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Parallax Shaders & Depth Maps

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In the previous part of this series, Inside Facebook 3D Photos, we have explained how modern mobile phones are able to infer depth from pictures. Such a piece of information is stored in a depth map, which is used for a variety of effects. From blurring the background to three-dimensional reconstruction, this type of technology will become more and more present in our daily lives.

This is a two-part series. You can read all the posts here:

A link to the complete Unity package is available at the end of the tutorial.

The Shader Template

If we want to recreate Facebook 3D photos using a shader, we first need to establish what exactly we are going to do. Since this effect works best on 2D images, it makes sense to implement a solution that is compatible with Unity Sprites. This will be achieved by creating a shader that can be used on Sprite Renderers.

While it is possible to create such a shader from scratch, it is often preferable to start from an existing template. The best way forward is to make a copy of the existing sprite diffuse shader that Unity is using by default for all sprites. Unfortunately, the engine is not shipped with a shader file that we can edit ourselves.

To retrieve it, we need to visit the Unity download archive, and download the Built in shaders package (below) for the version we are currently using.

Once the package is extracted, we can browse the source code for all the shaders that are shipped in Unity. The one we are interested in is Sprites-Diffuse.shader, which is the one used by default for all the newly created sprites.

The Images

The second aspect that we need to formalise is what data we have. Let’s imagine we have both the image that we want to animate, and its depth map. The latter will be a black and white image where black and white indicates that pixels are, respectively, very far or very close to the camera.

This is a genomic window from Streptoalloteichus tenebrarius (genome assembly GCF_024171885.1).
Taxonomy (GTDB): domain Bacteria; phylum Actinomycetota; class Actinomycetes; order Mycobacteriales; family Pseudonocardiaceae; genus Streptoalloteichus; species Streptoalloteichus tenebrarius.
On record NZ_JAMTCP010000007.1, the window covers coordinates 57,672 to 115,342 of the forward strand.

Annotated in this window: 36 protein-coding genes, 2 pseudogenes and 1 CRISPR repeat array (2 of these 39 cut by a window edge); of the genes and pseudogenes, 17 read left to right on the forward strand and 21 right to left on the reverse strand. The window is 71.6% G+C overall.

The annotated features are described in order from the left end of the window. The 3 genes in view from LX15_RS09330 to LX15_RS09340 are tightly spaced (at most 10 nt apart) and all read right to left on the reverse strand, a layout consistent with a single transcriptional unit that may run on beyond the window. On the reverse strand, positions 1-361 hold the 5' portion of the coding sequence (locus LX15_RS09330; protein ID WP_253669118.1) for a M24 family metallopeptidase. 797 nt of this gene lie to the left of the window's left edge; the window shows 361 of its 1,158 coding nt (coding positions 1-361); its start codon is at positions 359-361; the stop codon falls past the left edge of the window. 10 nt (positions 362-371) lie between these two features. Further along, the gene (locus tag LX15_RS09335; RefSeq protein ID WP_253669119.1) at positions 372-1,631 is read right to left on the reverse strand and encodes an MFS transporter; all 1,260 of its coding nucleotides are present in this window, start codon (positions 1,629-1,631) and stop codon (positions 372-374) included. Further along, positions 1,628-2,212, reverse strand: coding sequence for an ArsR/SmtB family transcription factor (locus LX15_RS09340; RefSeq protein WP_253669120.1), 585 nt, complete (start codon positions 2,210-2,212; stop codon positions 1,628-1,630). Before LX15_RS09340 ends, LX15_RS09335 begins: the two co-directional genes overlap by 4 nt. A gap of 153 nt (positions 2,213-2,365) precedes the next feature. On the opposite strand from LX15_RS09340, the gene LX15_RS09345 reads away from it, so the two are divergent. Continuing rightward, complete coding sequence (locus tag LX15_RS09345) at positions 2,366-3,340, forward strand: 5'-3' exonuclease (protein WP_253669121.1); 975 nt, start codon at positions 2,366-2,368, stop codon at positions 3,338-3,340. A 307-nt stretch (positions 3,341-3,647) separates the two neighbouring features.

The images used for this tutorial come from Dennis Hotson‘s Pickle cat project (πŸ₯’πŸ±) which is, undoubtedly, the best thing you will see today.

The depth map associated with the image above has been designed to reproduce the distance of the cat’s face from the camera.

It’s easy to see how relatively good results can be achieved with such a simple depth map. This means that is not hard to create your own depth maps for images that already exist.

The Properties

Now that we have all the resources, we have everything we need to start coding our parallax shader. If we import the main image as a sprite, then Unity will pass it to the shader automatically via the _MainTex property. What we need to add, however, is a way to make the depth map accessible to the shader. We can do this by adding a new shader property called _HeightTex. I have intentionally decided not to call this  _DepthTex to avoid confusion with the depth texture (a similar concept in Unity that is used to render depth maps from a scene).

To modulate the strength of the effect, we also add a property called  _Scale.

These two newly created properties also have to be matched by two variables with the same name, to be included in the CGPROGRAM/ ENDCG section:

Now that we have everything, we are ready to write the code that actually makes the displacement happen.

The first step is to sample the value of the depth map, which is possible thanks to the tex2D function. Since _HeightTex is a black and white texture, we can simply take its red channel discarding all the others. The value that we now have measures, on some arbitrary units, the distance of the current pixel from the camera.

The depth value ranges from 0 to 1, but we stretch it over the interval -1 to +1. This allows experiencing both positive and negative parallax where the depth map is white and black, respectively.